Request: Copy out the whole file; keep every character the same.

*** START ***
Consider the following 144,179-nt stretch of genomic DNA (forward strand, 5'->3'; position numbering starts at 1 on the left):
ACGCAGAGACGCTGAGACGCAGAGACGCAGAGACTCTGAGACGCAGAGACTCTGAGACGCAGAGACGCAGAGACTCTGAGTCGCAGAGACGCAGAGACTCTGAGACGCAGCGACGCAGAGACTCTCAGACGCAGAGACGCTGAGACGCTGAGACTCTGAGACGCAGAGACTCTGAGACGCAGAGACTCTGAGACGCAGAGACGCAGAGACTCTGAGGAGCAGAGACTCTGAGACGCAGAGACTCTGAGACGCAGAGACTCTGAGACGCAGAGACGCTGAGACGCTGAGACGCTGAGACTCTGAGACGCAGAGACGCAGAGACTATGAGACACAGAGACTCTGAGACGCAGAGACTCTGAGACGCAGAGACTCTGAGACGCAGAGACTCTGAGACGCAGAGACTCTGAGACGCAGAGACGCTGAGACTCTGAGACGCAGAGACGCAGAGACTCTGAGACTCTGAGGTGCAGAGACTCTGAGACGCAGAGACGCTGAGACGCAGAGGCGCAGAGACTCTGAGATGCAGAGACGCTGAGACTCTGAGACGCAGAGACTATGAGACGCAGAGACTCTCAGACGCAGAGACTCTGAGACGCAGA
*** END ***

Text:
Consider the following 144,179-nt stretch of genomic DNA (forward strand, 5'->3'; position numbering starts at 1 on the left):
ACGCAGAGACGCTGAGACGCAGAGACGCAGAGACTCTGAGACGCAGAGACTCTGAGACGCAGAGACGCAGAGACTCTGAGTCGCAGAGACGCAGAGACTCTGAGACGCAGCGACGCAGAGACTCTCAGACGCAGAGACGCTGAGACGCTGAGACTCTGAGACGCAGAGACTCTGAGACGCAGAGACTCTGAGACGCAGAGACGCAGAGACTCTGAGGAGCAGAGACTCTGAGACGCAGAGACTCTGAGACGCAGAGACTCTGAGACGCAGAGACGCTGAGACGCTGAGACGCTGAGACTCTGAGACGCAGAGACGCAGAGACTATGAGACACAGAGACTCTGAGACGCAGAGACTCTGAGACGCAGAGACTCTGAGACGCAGAGACTCTGAGACGCAGAGACTCTGAGACGCAGAGACGCTGAGACTCTGAGACGCAGAGACGCAGAGACTCTGAGACTCTGAGGTGCAGAGACTCTGAGACGCAGAGACGCTGAGACGCAGAGGCGCAGAGACTCTGAGATGCAGAGACGCTGAGACTCTGAGACGCAGAGACTATGAGACGCAGAGACTCTCAGACGCAGAGACTCTGAGACGCAGA